Homer Middle School students cast their ballots in eighth grade U.S. History class as part of an “Electing the President” simulation.
“We borrowed several voting booths from City Hall and students were able to cast votes for their candidates,” said history teacher Holly Alston. “It was a great experience for all students.”
History teachers Suzanne Haines and Darcy Mueller also had students participating.
Students were placed into two separate parties, the “Do Right” party and the “Fair and Square party.” Each party had a candidate for president (primary election) and the presidential candidates chose their vice presidential candidates.
All candidates prepared speeches based on general platforms of main political issues. At this point, the rest of the students in the class represented individual voters. Candidates gave speeches and students were able to ask questions.
The Kenai Peninsula Orchestra performed for Homer audiences on Sunday and gave a rare opportunity to the budding musical talents of McNeil Canyon Elementary School. McNeil Canyon teacher Debbie Piper wrote a grant last year to bring the Weill Music Institute’s Carnigie Hall Education Program to Homer. “Seven years ago, McNeil Canyon did a link-up […]
Homer Middle School students were treated this week to a rap performance by Allison Atkootchkook Warden, titled “Calling All Polar Bears.” Allison is an Inupiaq artist who was sponsored by The Bunnell Street Arts Center to perform for our school. Dressed in a purple kuspuk and green cap, Allison began with rap songs she had written based on her experiences from her village. (See photo on page 7)
Allison’s first song talked about the changes her mother had to face growing up in Kaktovik, and being sent to the Lower 48 states to be treated for tuberculosis. In her next song, she rapped about the challenges of being a polar bear. Allison, wearing her polar bear fur mittens and paper mache polar bear head, got all the middle schoolers to sing along and wonder “where did all the ice go?”
Allison even got some of the Homer Middle School students dancing with her next song about caribou herds. Spencer Warren and Kenny Cortez put on some antlers and showed off their moves, prancing and bopping alongside of Allison.
The Homer Prevention Project recently completed a needs assessment report evaluating underage drinking and adult heavy and binge drinking in the community. The report was the first step required by the Strategic Prevention Framework State Incentive Grant that funds HPP.
Homer is one of six communities in the state to receive funding from the State of Alaska to address Alaska’s two priority areas: reducing underage drinking, ages 12-20, and reducing adult heavy and binge drinking, ages 21-44.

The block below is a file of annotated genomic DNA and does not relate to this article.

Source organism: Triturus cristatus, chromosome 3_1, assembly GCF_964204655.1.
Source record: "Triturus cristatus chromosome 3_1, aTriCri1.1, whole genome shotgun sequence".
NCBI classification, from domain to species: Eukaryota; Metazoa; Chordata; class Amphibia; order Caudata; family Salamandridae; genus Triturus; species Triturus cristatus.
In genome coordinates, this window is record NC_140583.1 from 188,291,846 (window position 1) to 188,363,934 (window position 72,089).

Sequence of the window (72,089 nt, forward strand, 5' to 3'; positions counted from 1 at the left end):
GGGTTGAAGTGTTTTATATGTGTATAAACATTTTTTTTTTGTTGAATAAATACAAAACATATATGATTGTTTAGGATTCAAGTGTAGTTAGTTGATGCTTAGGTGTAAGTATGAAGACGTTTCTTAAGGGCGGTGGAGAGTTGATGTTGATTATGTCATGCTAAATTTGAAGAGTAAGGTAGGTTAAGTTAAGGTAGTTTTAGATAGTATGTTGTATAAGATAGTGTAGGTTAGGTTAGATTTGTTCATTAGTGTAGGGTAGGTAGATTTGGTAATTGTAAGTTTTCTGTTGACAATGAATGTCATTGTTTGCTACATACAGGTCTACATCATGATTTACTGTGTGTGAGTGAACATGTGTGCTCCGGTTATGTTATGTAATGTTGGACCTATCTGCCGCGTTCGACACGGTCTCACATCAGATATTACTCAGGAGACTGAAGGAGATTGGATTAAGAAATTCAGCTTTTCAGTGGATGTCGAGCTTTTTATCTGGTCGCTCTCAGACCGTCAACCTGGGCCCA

Homer’s successful grant application was based on a community-wide needs assessment by MAPP of the Southern Kenai Peninsula in 2008-2009, which identified substance abuse as a top health concern for the community.
As part of the needs assessment process all six grantees in Alaska were required to follow, communities were asked to select a consequence of adult heavy and binge drinking for focus of their prevention efforts.
The town of Seldovia celebrated the accomplishments of a graduating class this year of three students. The 2012 class consisted of Sarah O’Leary, Amanda Gain and Cameren Blodgett.
The Susan B. English School had a total of 42 students this year, said school principal Sherry Hingley. None of them were juniors, however, so next year there will not be a graduating class.
When the Homer Theatre changed over to digital, the big question was what to do with the old film projector?
Manager Colleen Carroll called people, did a little checking around, and found the consensus was to sell it for scrap metal. However, Carroll and former manager Robin Daugherty were a bit too sentimental to do that.
The Homer Foundation manages a variety of permanent endowment funds that provide for annual scholarship awards to area students. “The scholarship funds illustrate the extreme generosity of our community, and the value it places on our youth and education,” said Homer Foundation Executive Director Joy Steward. The Foundation recently announced the following awards: The Homer […]
What happens if you take a group of students, add their grade point average, divide and then compare against similar groups all over the state? In the case of Homer High music students, they won for the highest combined GPA in the state. In recognition, Homer High School band and choir students were awarded the […]
In the statewide Envirothon Competition, students are rotated from state to station to answer practical questions such how much wood composes an area of the forest? What is its habitat value for wildlife? And how does the water stand a test for the pH balance?
These are the kinds of questions – plus a surprise on each year – that students involved in Future Farming programs of America tackle. This year’s pop question dealt with identifying non-point source pollution.
Homer students competing in the annual Envirothon in Palmer took top honors from among 60 statewide students, and now are on their way to the national competition in Pennsylvania.
Homer Language Arts Teacher Sean Campbell won BP Teacher of the Year Award 2012 for the Kenai Peninsula, and two other Homer teachers were also named for the honor.
Melissa Cloud and Shellie Worsfold, both West Homer 4th grade teachers, were honored as was Patrick Nolden, a teacher at Soldotna High School.